"We want new blood, that's what we want for Libya's future. But to talk of (Gaddafi) leaving, that's truly ridiculous," he told French news channel BFM TV.

"If the West wants democracy, a new constitution, elections, well, we agree. We agree on this point but the West must help us to provide a propitious climate. But all these bombings, this support given to rebel groups, all that is counter-productive."

Air strikes

Libyan television said the "colonial and crusader aggressors" hit military and civilian sites in Al Jufrah district in central Libya yesterday.

Rebels in the coastal city of Misrata, under siege for six weeks, scorned reports that Gaddafi had accepted a ceasefire, saying they were fighting house-to-house battles with his forces, who fired rockets into the city.

Western leaders also rejected any deal that did not include Gaddafi's removal, and Nato refused to suspend its bombing of his forces unless there was a credible ceasefire.

Nato Secretary-General Anders Fogh Rasmussen told a Brussels news briefing that Gaddafi's government had announced ceasefires in the past, but "they did not keep their promises".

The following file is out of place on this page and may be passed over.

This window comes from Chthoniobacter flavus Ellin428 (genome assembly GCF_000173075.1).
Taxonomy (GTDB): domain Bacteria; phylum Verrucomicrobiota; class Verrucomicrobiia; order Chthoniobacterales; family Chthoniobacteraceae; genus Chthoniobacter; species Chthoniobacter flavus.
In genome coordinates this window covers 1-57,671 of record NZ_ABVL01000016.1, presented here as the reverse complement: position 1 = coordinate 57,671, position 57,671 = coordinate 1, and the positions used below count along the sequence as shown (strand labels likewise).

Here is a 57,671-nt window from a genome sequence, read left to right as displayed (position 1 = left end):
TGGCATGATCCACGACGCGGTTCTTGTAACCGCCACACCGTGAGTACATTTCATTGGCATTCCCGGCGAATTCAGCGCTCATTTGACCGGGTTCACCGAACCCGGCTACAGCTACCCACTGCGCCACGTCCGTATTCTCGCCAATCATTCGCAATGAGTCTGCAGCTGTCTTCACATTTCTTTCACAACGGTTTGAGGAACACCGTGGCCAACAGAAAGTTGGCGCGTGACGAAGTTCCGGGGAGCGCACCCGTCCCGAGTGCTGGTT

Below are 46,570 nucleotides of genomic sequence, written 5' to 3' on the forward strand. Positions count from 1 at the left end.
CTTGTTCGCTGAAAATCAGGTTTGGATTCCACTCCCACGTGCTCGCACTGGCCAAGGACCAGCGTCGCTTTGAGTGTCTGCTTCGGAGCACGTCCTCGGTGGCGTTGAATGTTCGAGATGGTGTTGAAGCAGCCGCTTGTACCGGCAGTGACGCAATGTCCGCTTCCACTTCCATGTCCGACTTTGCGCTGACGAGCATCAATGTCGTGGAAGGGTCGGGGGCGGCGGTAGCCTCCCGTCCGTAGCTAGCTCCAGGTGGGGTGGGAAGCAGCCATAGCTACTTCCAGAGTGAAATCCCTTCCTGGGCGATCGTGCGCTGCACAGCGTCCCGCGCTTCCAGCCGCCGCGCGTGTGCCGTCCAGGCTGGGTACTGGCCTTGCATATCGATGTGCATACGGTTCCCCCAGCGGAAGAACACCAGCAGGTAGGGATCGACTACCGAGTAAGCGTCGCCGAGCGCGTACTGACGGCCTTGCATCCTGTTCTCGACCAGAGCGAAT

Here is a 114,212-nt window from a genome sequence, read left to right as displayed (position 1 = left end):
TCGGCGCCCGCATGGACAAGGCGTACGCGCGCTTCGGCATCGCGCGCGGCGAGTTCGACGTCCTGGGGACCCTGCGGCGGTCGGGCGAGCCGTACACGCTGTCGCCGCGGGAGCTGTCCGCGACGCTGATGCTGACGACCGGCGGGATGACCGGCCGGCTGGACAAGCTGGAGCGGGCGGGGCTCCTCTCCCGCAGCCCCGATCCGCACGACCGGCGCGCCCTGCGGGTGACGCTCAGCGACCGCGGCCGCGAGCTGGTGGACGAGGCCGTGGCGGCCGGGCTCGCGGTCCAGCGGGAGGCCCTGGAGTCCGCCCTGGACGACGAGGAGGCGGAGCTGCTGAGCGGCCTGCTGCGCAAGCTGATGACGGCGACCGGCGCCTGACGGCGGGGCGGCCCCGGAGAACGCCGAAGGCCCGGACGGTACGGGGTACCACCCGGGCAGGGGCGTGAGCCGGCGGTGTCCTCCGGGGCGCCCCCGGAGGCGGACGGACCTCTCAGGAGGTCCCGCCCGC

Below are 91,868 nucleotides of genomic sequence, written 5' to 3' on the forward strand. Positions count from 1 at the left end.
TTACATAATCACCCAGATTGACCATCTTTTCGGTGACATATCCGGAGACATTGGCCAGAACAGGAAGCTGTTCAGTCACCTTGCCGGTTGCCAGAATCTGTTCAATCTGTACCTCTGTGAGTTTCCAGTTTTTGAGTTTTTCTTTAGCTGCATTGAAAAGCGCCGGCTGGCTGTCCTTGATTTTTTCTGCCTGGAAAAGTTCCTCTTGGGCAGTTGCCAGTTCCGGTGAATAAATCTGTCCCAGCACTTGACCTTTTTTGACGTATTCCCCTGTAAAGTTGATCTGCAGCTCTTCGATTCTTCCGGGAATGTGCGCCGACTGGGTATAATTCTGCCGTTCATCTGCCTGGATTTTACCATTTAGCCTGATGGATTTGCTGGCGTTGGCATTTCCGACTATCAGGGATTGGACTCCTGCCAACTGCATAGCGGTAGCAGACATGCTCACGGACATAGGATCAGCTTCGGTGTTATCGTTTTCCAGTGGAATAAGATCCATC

"Any future proposal that does not include this, we cannot accept," he said, accusing Gaddafi of bombing, shelling and shooting civilians.

A resident of Misrata told Reuters there was heavy fighting on the eastern approaches and in the centre.

Rebels told Reuters that Gaddafi's forces had intensified the assault, for the first time firing truck-mounted, Russian-made Grad rockets into the city, where conditions for civilians are said to be desperate.

Human Rights Watch accused Gaddafi's forces of indiscriminate attacks on civilians in Misrata that violated international law. It said about 250 people had died.

Earlier, Al Jazeera television quoted a rebel spokesman as saying five people died and 20 were wounded in Misrata, a lone rebel bastion in western Libya.

South African President Jacob Zuma did not travel from Tripoli to Benghazi with other AU delegates, to the rebels' surprise, but issued a statement when he got home saying the mission had been "a huge success".

Libyan officials have repeatedly said Gaddafi, who holds no official state position, will not quit.

The AU delegation was met in Benghazi by up to 3,000 demonstrators holding banners reading: "African Union take Gaddafi with you" and "Gaddafi has committed genocide".